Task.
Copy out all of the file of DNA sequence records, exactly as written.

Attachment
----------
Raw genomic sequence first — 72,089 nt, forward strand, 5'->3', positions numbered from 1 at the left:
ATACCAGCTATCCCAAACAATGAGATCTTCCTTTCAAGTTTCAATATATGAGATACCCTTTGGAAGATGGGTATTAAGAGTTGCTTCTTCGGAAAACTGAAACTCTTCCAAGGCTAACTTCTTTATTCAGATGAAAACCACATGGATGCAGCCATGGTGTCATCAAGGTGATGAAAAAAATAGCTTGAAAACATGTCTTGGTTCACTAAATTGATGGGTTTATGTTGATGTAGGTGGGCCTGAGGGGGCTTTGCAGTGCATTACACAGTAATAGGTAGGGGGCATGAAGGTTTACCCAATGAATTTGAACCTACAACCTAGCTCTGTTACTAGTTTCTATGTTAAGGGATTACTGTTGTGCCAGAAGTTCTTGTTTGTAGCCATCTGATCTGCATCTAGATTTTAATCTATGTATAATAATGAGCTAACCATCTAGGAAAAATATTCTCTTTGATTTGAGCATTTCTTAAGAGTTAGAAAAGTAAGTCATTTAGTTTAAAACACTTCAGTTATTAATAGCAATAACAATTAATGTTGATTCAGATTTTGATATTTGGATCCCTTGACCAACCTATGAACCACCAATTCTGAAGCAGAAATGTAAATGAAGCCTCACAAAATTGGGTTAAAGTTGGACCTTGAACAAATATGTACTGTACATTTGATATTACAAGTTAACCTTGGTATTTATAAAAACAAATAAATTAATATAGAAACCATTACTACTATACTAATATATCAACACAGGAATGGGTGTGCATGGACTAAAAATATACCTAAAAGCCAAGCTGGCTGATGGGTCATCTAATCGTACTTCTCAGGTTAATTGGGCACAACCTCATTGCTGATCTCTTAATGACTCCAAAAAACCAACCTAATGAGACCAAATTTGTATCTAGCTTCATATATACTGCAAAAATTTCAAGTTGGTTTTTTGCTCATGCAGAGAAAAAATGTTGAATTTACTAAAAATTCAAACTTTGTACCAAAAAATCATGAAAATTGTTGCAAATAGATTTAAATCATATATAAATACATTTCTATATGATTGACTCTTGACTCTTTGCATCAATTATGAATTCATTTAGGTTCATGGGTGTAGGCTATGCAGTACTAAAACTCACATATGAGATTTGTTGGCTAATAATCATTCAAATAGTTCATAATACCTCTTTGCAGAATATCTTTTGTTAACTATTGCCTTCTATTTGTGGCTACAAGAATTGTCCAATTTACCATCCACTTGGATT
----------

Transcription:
Raw genomic sequence first — 72,089 nt, forward strand, 5'->3', positions numbered from 1 at the left:
ATACCAGCTATCCCAAACAATGAGATCTTCCTTTCAAGTTTCAATATATGAGATACCCTTTGGAAGATGGGTATTAAGAGTTGCTTCTTCGGAAAACTGAAACTCTTCCAAGGCTAACTTCTTTATTCAGATGAAAACCACATGGATGCAGCCATGGTGTCATCAAGGTGATGAAAAAAATAGCTTGAAAACATGTCTTGGTTCACTAAATTGATGGGTTTATGTTGATGTAGGTGGGCCTGAGGGGGCTTTGCAGTGCATTACACAGTAATAGGTAGGGGGCATGAAGGTTTACCCAATGAATTTGAACCTACAACCTAGCTCTGTTACTAGTTTCTATGTTAAGGGATTACTGTTGTGCCAGAAGTTCTTGTTTGTAGCCATCTGATCTGCATCTAGATTTTAATCTATGTATAATAATGAGCTAACCATCTAGGAAAAATATTCTCTTTGATTTGAGCATTTCTTAAGAGTTAGAAAAGTAAGTCATTTAGTTTAAAACACTTCAGTTATTAATAGCAATAACAATTAATGTTGATTCAGATTTTGATATTTGGATCCCTTGACCAACCTATGAACCACCAATTCTGAAGCAGAAATGTAAATGAAGCCTCACAAAATTGGGTTAAAGTTGGACCTTGAACAAATATGTACTGTACATTTGATATTACAAGTTAACCTTGGTATTTATAAAAACAAATAAATTAATATAGAAACCATTACTACTATACTAATATATCAACACAGGAATGGGTGTGCATGGACTAAAAATATACCTAAAAGCCAAGCTGGCTGATGGGTCATCTAATCGTACTTCTCAGGTTAATTGGGCACAACCTCATTGCTGATCTCTTAATGACTCCAAAAAACCAACCTAATGAGACCAAATTTGTATCTAGCTTCATATATACTGCAAAAATTTCAAGTTGGTTTTTTGCTCATGCAGAGAAAAAATGTTGAATTTACTAAAAATTCAAACTTTGTACCAAAAAATCATGAAAATTGTTGCAAATAGATTTAAATCATATATAAATACATTTCTATATGATTGACTCTTGACTCTTTGCATCAATTATGAATTCATTTAGGTTCATGGGTGTAGGCTATGCAGTACTAAAACTCACATATGAGATTTGTTGGCTAATAATCATTCAAATAGTTCATAATACCTCTTTGCAGAATATCTTTTGTTAACTATTGCCTTCTATTTGTGGCTACAAGAATTGTCCAATTTACCATCCACTTGGATT